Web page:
But the company isn’t blind to political reality — and it has shown some sensitivity to the notion that it’s taking sides.
Facebook’s D.C. office, for example, now has ties to the Obama and Bush administrations. The company recently hired Marne Levine, former chief of staff of Obama’s National Economics Council, as its new vice president of global public policy. But it also hired Cathie Martin, a former top aide for Bush and Cheney, as its director of public policy.
Still, the Facebook-Obama connection is strong.
Obama used Facebook in his 2008 campaign with the help of a Facebook co-founder who took a leave of absence to join the campaign. Facebook CEO Sheryl Sandberg, who used to be at Google, sits on the President’s Council on Jobs and Competitiveness. In February, Facebook founder Mark Zuckerberg ditched his hoodie for a necktie and had dinner with Obama and other Valley leaders at the home of venture capitalist John Doerr.
Yeah, they're too close.
And too close also describes this woman on the bus this evening/night. I had to work late so I left work well after 8:30 tonight. Which is okay because that means my first bus is the "ghost bus." That's what I call the downtown bus when it's just the driver, me and one other person. But my connecting bus to get home? Packed.
And I sit down and the woman across me (seat to my right -- yeah, I always sit on the left! :D) is a large White woman about 26 or 27. And she's listening to music through her headphones. And I'm reading the paper and listening to NPR (not because I love NPR but because I needed to catch some news of the day -- I was so swamped at work I didn't even get online -- from the minute I arrived at work until I got on the buses, I had no idea what had been going on outside of work). And then she -- the woman to my right -- is doing this sort of slam dancing thing in her seat,banging her head against metal. I'm not joking.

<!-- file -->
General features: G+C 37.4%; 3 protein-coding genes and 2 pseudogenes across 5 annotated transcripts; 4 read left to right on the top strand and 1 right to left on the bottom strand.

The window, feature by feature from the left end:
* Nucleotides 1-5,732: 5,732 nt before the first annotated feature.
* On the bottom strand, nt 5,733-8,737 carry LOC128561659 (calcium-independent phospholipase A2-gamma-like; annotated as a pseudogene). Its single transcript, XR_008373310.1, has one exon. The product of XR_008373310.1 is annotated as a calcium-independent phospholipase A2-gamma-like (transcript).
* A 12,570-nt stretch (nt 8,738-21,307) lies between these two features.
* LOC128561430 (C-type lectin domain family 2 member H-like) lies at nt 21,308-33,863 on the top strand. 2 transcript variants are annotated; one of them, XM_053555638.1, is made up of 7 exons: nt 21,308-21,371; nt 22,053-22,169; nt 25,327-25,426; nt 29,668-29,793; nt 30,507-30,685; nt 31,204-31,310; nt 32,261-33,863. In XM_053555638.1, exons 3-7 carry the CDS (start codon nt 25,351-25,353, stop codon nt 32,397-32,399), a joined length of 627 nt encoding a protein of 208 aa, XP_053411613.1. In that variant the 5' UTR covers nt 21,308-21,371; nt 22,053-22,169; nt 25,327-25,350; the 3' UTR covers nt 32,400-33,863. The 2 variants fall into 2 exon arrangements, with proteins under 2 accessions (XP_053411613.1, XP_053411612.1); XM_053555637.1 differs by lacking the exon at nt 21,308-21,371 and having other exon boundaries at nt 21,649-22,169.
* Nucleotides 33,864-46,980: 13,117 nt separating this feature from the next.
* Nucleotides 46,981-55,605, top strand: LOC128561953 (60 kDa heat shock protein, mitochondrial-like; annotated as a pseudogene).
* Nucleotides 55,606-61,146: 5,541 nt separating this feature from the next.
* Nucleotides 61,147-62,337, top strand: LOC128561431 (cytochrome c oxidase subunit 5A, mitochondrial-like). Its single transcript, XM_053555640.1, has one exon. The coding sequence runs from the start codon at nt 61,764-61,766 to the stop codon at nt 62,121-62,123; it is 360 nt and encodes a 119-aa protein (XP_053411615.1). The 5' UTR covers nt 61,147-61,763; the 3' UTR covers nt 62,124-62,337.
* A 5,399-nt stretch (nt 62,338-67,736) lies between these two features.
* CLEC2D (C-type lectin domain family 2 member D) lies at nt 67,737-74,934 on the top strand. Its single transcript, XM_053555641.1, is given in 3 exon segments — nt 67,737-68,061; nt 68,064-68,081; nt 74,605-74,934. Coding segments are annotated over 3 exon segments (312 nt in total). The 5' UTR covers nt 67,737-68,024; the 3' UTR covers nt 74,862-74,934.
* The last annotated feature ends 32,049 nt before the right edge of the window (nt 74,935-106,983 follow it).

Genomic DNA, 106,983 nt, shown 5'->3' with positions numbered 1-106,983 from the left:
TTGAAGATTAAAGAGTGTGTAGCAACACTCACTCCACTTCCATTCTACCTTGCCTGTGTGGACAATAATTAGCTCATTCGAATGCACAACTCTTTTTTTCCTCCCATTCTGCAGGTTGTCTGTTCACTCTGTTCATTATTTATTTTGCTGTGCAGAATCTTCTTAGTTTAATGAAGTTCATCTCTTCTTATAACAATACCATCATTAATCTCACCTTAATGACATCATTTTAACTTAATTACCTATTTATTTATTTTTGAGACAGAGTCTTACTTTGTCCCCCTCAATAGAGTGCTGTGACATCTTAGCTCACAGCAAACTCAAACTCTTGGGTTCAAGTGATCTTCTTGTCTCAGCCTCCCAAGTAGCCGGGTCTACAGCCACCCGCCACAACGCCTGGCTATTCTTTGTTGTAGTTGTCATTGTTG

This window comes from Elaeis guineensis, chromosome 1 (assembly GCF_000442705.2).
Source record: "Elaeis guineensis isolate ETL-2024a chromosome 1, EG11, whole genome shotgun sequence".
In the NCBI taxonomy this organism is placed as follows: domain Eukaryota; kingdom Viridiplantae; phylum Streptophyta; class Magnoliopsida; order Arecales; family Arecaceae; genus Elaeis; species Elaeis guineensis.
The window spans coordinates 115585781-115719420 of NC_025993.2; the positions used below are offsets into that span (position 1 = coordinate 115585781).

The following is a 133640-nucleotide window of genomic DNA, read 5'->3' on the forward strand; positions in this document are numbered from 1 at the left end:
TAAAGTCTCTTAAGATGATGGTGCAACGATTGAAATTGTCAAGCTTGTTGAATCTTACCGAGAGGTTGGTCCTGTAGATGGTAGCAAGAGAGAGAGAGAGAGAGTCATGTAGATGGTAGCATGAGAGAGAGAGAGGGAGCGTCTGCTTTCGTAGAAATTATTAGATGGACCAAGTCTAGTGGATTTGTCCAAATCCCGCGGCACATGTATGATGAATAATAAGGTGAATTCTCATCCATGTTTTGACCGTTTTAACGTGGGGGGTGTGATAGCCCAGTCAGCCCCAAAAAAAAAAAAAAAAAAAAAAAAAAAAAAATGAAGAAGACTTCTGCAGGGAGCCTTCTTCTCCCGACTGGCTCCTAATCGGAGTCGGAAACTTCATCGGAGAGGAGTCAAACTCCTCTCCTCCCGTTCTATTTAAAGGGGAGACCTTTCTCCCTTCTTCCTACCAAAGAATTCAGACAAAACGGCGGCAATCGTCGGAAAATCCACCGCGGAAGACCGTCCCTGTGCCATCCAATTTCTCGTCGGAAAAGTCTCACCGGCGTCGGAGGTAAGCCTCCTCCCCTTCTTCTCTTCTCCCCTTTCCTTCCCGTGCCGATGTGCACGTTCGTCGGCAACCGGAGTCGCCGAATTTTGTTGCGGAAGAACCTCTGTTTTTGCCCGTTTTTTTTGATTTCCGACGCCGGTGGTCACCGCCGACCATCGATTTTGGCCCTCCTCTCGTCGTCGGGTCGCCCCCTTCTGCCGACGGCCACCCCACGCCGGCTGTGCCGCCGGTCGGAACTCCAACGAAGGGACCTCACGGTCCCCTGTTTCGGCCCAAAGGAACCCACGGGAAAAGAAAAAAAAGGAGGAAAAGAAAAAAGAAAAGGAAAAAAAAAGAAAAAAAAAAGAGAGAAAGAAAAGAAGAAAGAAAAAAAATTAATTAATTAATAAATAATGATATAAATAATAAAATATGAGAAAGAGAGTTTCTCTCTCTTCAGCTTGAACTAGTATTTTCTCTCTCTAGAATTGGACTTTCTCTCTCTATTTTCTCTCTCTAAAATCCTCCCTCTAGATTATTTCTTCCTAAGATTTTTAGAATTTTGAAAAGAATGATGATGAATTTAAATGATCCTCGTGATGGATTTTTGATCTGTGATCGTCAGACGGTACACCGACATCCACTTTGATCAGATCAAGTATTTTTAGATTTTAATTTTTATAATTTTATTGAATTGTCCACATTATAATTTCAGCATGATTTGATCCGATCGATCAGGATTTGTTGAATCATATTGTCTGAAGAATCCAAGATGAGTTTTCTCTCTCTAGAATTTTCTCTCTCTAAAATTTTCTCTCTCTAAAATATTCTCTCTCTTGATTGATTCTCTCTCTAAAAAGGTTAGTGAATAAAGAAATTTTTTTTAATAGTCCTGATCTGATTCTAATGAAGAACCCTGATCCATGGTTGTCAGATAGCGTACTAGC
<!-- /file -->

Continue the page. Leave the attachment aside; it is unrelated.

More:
She bloodied herself, seemed to notice all of us staring, rang the bell and moved to the front of the bus.
Tuesday, April 19, 2011. Chaos and violence continue, Nouri's political slate makes noises about ousting the Speaker of Parliament, Moqtada gets another fan rave from the press, British documents show the government of Tony Blair meeting with the oil industry ahead of the Iraq War to ensure they got a "fair slice" (British official's words), and more.
Last week Dan Amira (New York magazine) wanted to have a few laughs at Donald Trump's expense. No problem there but don't mistake your own thoughts for universal. Specifically, Amira wanted to ridicule Trump for believing that the US should sieze Iraq's oil and assume that his revulsion over Trumps's proposal (link has transcript and video) was shared by many. I'm not sure it is nor do I think Amria can demonstrate that more people agree with him than agree with Trump. (For the record, I believe that Iraqi oil belongs to the Iraqi people -- only to them. Not to foreign governments, not to US-installed puppet governments in Baghdad.) The video is of Trump being interviewed by the Wall St. Journal, excerpt:
Trump: We have thousands of people that died, our great soldiers. They died. Men and women, lots of people. We have thousands of people all over this country that are wounded, horribly wounded, with legs and arms. And lots --
WSJ: I think that they thought they were --
Trump: Excuse me.
Trump: And I would not want to be the one that would tell their parents that your son, your daughter, has died in vain, been wounded in vain. But I would not want to be the one who goes up to somebody that has a son or daughter that died in Iraq and tell them, "By the way, Iran has taken over Iraq, because we have so weakened that nation that they essentially don't have an army that can fight back as they have for hundreds of years." So I would absolutely keep the oil ...
WSJ: I think that the soldiers fighting in Iraq were also fighting for freedom, not necessarily fighting for oil.
Amira has all sorts of would-be pity remarks mixed in between excerpts. And he appears to have felt very proud of himself. But how accurate was he?